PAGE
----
Let's be honest for a moment here, and admit we all feel like we can tackle DIY projects like Joanna and Chip Gaines after watching a couple of episodes on Fixer Upper...The truth is that half of the time they turn terribly wrong...at least in my case. I have been wanting to fix my end tables for a while now but let's just say that after trying my hands around wood I gave up. Luckily for me, a friend from work recommended me to contact Cash, and So I did! He probably thought I was nuts, considering I sent him a giant email with what I had in mind, but he accepted to work with me; and here I am, ecstatic to share what a genius he is! His work is truly admirable, from wall art to furniture his style is tasteful and timeless. I can see his work in every hipster, rustic or art lovers home. His art pieces are a must have and they should go right into your wish list. I know for a fact I will be doing a coffee table next! :) This is why I decided to ask him some question about his process and get a quick inside into his mind! If you haven't heard from him already... make sure to check his work ASAP!
- So, how did you start working with wood, bold patterns and furniture?
About two years ago I bought a miter saw to work on the house we had bought. Somewhere along the way, I decided to make a coffee table with some scrap wood laying around our garage. I posted it on Instagram and received a great response. I got a few commissions from that one design and just picked everything up from there.
The patterns and overall aesthetic I aim for really come from my pursuit to separate myself from being a “woodworker.” I try not to call myself a woodworker and I just don’t think I’m deserving of the title. I really use wood as a medium for visual stimulation. I make some practical pieces such as coffee tables and record shelves but my priority for each piece is always the visual effect. The pattern.
- Do you have a routine or have you found a distinct design process?
I want to be a “process” person so bad. It would make everything I do a lot less complicated. I am incredibly impatient. I wish I could sit and design something top to bottom and know where each piece was going to end up. That’s just not me. Unless someone requests a design illustration, the whole thing goes straight from my head to the wood. That being said, I do usually have a pretty clear(ish) idea of what I want to see in the end.
- Most of your work start from just material... you shape it and work it and somehow it becomes something beautiful...What do you enjoy most about making something from scratch?
The feeling I get from seeing something come to fruition that previously only existed in my mind can’t be replicated through any other means. I’ve been creating or dreaming up designs for as long as I can remember. My parents put a very “DIY” attitude in me from a young age. I grew up drawing/painting. It was hard for me to pay attention to any guidance because I just wanted to see how it came together with my own hands. As a teenager, I got into playing and producing music. This always kept me around artistic people which would constantly lead me to new adventures in making. I even had a very small clothing business my first year of college. My mom taught me how to sew a little and we would sew cloth cutouts onto t-shirts and purses.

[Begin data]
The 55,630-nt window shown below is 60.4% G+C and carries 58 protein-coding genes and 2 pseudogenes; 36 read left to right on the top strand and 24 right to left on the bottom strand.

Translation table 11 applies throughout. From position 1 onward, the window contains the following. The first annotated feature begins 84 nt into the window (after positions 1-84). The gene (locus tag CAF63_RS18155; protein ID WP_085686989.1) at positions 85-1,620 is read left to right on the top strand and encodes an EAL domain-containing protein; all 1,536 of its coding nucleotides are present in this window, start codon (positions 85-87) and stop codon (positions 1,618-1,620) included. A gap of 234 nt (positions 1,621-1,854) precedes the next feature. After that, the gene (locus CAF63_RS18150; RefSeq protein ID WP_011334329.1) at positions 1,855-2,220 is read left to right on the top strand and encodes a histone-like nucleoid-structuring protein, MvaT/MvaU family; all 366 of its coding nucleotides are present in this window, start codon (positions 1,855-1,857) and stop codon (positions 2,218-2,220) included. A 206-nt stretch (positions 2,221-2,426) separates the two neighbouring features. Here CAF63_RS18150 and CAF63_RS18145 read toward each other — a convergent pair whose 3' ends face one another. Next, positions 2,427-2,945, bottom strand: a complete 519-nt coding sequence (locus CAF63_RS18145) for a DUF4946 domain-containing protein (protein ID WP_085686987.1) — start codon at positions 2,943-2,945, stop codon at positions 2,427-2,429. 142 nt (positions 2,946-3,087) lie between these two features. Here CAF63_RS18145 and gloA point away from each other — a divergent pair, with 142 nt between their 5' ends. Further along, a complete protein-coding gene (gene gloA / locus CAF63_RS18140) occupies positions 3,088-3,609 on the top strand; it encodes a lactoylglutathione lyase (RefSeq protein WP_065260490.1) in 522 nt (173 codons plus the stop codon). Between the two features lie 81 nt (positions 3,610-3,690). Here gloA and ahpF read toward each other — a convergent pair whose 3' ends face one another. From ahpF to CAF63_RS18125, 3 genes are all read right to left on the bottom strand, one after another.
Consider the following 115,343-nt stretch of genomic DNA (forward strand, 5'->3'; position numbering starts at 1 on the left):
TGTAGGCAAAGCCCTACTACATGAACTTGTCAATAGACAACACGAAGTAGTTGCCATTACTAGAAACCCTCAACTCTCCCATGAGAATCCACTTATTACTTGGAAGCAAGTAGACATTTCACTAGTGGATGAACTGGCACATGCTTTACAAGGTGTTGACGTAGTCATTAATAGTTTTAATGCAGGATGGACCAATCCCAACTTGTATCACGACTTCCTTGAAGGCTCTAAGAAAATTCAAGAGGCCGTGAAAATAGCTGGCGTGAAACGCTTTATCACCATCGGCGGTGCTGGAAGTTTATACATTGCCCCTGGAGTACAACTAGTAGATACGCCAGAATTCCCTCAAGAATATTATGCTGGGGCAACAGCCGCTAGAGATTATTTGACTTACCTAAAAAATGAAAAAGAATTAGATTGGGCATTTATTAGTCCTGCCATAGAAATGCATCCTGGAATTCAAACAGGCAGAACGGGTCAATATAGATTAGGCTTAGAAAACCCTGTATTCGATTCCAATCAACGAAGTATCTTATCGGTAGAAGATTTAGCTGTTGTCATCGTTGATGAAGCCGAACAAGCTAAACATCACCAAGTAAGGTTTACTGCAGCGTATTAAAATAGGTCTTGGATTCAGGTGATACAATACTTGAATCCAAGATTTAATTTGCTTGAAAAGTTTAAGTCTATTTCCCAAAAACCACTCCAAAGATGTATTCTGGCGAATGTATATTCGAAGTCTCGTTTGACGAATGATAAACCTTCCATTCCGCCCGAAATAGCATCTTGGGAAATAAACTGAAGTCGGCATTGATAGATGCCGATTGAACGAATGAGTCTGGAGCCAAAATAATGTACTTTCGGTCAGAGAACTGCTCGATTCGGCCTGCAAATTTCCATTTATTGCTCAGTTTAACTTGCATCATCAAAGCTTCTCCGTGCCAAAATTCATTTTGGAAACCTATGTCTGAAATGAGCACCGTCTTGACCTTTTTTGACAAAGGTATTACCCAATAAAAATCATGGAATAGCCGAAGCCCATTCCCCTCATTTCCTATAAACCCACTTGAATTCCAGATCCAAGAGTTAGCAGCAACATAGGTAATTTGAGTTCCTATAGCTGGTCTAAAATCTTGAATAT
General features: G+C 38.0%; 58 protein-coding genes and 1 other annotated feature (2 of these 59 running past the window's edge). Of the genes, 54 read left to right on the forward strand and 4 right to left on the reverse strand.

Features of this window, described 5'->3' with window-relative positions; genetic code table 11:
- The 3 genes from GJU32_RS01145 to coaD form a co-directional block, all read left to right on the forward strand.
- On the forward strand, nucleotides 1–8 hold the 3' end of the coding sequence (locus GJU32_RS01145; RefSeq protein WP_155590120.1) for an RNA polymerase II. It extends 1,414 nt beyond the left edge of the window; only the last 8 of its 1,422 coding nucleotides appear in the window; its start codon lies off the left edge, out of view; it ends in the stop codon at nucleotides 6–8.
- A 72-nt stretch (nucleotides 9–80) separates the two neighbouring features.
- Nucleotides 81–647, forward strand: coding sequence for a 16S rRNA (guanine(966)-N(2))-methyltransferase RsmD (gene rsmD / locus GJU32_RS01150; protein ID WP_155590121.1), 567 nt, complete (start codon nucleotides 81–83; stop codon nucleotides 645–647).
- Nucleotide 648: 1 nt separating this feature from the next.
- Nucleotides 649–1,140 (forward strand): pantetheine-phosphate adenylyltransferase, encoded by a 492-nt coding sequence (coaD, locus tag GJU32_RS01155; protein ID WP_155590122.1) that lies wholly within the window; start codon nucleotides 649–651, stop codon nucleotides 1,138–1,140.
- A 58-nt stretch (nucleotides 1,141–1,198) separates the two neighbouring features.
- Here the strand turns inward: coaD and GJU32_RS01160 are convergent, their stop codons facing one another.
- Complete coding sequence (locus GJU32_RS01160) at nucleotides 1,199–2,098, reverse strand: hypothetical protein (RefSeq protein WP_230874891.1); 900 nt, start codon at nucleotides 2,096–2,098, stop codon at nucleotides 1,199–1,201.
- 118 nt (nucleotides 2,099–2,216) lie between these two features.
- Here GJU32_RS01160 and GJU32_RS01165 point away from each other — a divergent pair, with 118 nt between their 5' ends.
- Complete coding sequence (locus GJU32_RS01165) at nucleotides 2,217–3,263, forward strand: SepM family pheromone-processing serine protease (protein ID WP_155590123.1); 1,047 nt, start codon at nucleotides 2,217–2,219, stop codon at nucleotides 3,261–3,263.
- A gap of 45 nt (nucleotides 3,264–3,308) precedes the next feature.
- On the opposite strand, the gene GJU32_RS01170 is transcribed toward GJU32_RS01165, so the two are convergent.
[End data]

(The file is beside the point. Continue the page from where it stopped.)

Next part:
- I know this might be a challenging question, but where does your inspiration come from?
It’s hard to put a point on that. It can be really abstract sometimes. It can honestly come from just about anywhere. I know I’ve pulled design ideas from plant life, mountains, stones, street signs, and album covers just to name a few. The internet is abundant with creative ideas. The Instagram community always leads me to someone I can pull inspiration from.
Everything I make really comes down to lines and tone. Lines and patterns mostly come from the natural world like I mentioned before but tone and color are always a large part of a piece. When it comes to tone I really sway between subtlety and contrast. Most people seem to be drawn heavily to contrast. The juxtaposition of two disparate tones can be very striking but there’s something about subtlety and nuance that have always hooked me. Some of my favorite pieces only have slight tonal variations or have a graduated color shift. In addition to the natural wood tones, I’ve started to add a variety of colors to some of my new pieces. Wes Anderson is always my biggest inspiration when I think about color palette.
- Any favorite artist?
For someone who enjoys creating and is involved with the artistic world to some degree, I’m really bad about studying or following art. I’ve really been that way my whole life. I didn’t care about the proper technique to hold a pencil. I just wanted to draw. I grew up playing almost every sport that was accessible. I never really enjoyed watching sports. This all probably links back to my short attention span and impatience. (haha) I’ll always refer back to Wes Anderson when it comes to art though.
- How would you describe your style in 3 words?
Natural, Movement, Balance. (This was by far the hardest question to answer.)
- Well, thank you so much for willing to share your design process with me, I am sure a lot of people will want to buy something from you, so where can we buy your art? What is the best way to reach you for a custom design?
Custom work is almost the only way to get anything from me these days. It would be fun to keep some select products stocked at local stores, but I’ve been mostly focused on creating larger one-of-a-kind pieces. That being said, you can see a few of my wall panels in the Just OK store in Blue Seven and occasionally catch me at a local market. I’ll be at the Powerhouse Flea on May 7 if anyone wants to come see some of the new things I’ve been working on.
For custom orders, you can reach me at: email@example.com
All images copyrighted to Cash Wheeler.